Small increase in US construction spending


Michael Gapen Construction spending rose 0.2% m/m in June, in line with our forecast (0.2%) and onetenth above the consensus (0.1%). The upside surprise also came with an upward revision to May's numbers, where construction spending was revised to show an increase of 0.3% against the previous 0.6% decline. The increase in June was driven by a 0.8% increase in private construction spending, while public construction spending fell 0.7%. Full Story

US Debt Ceiling Deal: Not good enough


Ajay Rajadhyaksha, Rajiv Setia, Anshul Pradhan, Amrut Nashikkar Policymakers have agreed on a deal cutting $2.1-2.4trn in deficits over the next 10 years, which, in our view, does not stabilize the debt-GDP ratio. Further, this debt profile does not appear to meet the criteria laid down by rating agencies, and could act as a trigger for a downgrade. We maintain our recommendation of Treasury curve steepeners. However, given the extent of steepening of the 5s30s curve, we recommend 10s30s curve steepeners instead. Full Story

US Fixed Income Outlook for August 2, 2011


Ajay Rajadhyaksha, Dean Maki Over the weekend, the Democratic and Republican leaderships coalesced around a plan to increase the debt ceiling that would cut $2.1-2.4trn in spending and raise the ceiling until after November 2012. We think this proposal falls short of the threshold set by S&P and does not stabilize the debt-to-GDP ratio over the next decade. We recommend 10s30s curve steepeners on lower-than-expected growth and a lack of resolution for longer-term fiscal issues. Full Story

2 August 2011

Barclays Capital | Global Macro Daily

EEMEA
Emerging EMEA PMI: A cooler summer
Daniel Hewitt, Eldar Vakhitov July manufacturing PMI in Emerging EMEA has continued the downward trend observed in Q2 11. Average PMI declined by 2.1pts to 50.8 in July, well below the averages of 53.7 in Q2 and 56.2 in Q1. However, most of the decline in July was attributable to strike-induced declines in South Africa. Still, without South Africa, average PMI fell by 0.6pts to 52.1, more than a point below its Q2 average. Full Story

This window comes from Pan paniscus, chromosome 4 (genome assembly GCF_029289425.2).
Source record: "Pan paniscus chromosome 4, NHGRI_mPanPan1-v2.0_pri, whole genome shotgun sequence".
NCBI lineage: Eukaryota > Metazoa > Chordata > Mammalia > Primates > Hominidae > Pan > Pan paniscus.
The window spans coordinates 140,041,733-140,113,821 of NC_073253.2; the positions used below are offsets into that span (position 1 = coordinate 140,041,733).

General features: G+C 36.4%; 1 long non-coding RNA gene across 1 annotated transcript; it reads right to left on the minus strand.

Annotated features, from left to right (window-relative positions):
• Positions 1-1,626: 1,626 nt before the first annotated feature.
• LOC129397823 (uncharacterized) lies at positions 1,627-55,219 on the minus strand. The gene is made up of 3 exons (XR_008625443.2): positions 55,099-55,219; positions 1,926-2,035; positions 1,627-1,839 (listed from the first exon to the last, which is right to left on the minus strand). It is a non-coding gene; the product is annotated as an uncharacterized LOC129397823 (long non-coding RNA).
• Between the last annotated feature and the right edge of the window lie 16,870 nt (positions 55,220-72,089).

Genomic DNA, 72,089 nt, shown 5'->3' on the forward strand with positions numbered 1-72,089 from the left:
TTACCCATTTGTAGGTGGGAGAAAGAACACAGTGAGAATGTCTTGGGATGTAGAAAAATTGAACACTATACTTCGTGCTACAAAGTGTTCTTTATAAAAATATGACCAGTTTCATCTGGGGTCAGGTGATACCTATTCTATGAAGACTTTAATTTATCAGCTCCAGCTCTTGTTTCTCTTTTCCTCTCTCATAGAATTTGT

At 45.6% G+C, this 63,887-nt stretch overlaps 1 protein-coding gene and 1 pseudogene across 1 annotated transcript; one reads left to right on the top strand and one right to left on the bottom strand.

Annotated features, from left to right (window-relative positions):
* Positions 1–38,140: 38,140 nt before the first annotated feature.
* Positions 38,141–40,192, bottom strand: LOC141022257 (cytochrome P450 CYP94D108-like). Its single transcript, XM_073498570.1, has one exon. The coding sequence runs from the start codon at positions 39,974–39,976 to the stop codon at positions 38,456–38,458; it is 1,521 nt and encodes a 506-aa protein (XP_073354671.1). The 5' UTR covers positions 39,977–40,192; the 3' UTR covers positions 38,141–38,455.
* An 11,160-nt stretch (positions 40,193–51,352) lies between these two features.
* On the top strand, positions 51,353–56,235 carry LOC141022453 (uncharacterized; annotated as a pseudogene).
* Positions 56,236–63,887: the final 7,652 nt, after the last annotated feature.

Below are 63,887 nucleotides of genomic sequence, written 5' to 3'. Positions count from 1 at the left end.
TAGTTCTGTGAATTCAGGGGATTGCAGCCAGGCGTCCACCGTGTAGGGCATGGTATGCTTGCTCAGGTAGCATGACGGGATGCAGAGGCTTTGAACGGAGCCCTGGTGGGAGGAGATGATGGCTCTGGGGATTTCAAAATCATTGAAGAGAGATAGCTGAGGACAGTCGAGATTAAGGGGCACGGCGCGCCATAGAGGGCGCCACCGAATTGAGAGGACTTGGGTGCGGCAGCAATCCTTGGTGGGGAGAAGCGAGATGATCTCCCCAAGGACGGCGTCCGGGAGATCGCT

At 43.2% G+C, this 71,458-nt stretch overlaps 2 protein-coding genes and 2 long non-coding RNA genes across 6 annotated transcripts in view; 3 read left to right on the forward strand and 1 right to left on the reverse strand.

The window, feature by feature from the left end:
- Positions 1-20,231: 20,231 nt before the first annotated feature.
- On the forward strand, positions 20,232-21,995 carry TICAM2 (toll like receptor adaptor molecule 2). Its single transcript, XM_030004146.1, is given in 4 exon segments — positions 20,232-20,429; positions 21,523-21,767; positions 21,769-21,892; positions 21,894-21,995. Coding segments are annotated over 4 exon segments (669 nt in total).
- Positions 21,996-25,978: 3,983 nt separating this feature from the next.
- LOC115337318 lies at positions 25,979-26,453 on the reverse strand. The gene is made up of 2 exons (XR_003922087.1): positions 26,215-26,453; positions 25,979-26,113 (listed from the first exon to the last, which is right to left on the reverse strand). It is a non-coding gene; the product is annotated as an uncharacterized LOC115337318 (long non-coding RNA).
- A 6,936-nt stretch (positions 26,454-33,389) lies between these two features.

South Africa: Massive deterioration in July PMI


Jeffrey Schultz South Africa's seasonally adjusted PMI fell massively, to back below the critical level of 50, in July, measuring 44.2 vs 53.9 in June. This marks the lowest level in the index since August 2009 and follows a host of global PMI's over the past few days which suggest somewhat of a "soft patch" in global manufacturing activity. Strike action along with weaker global activity heavily impacted July PMI. Full Story

Turkey: Sober market assessment to the military resignations


Koon Chow The negative market impact from last Friday's high-level resignation from Turkey's military has started to abate. Investors' concerns that the resignations may negatively impact political or social stability in Turkey should steadily ease although the Supreme military council meetings this week (biannual meeting between the PM and senior military officials) are still likely to be a focal point for the market. The popularity of the ruling AKP party has been consistently high, lessening the risk that the resignations trigger a popular backlash against the government. Full Story

Latin America
Venezuela: 2031 allocations signal lower-than-expected supply
Alejandro Grisanti, Alejandro Arreaza The allocations of more bonds to the public financial systems, means lower supply in the shorter term and higher supply in the medium term, as the allocation to the public financial system will be sold through SITME. This allocation also supports the view of no more issuance during the rest of 2011, which is very supportive to the Venezuelan assets Full Story

Argentina: August 14th


Sebastian Vargas City of Buenos Aires Mayor Mauricio Macri was re-elected on Sunday night. He garnered more than 64% of the votes against President Cristina Kirchner's candidate, Daniel Filmus. We see the result as negative news for Kirchner, suggesting the opposition has momentum, but believe the Aug 14 primaries will be an important political and market event, as they will provide fresh information on whether Cristina Kirchner's chances to win in the first round are as high as the market currently seems to expect. Full Story
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Barclays Capital | Global Macro Daily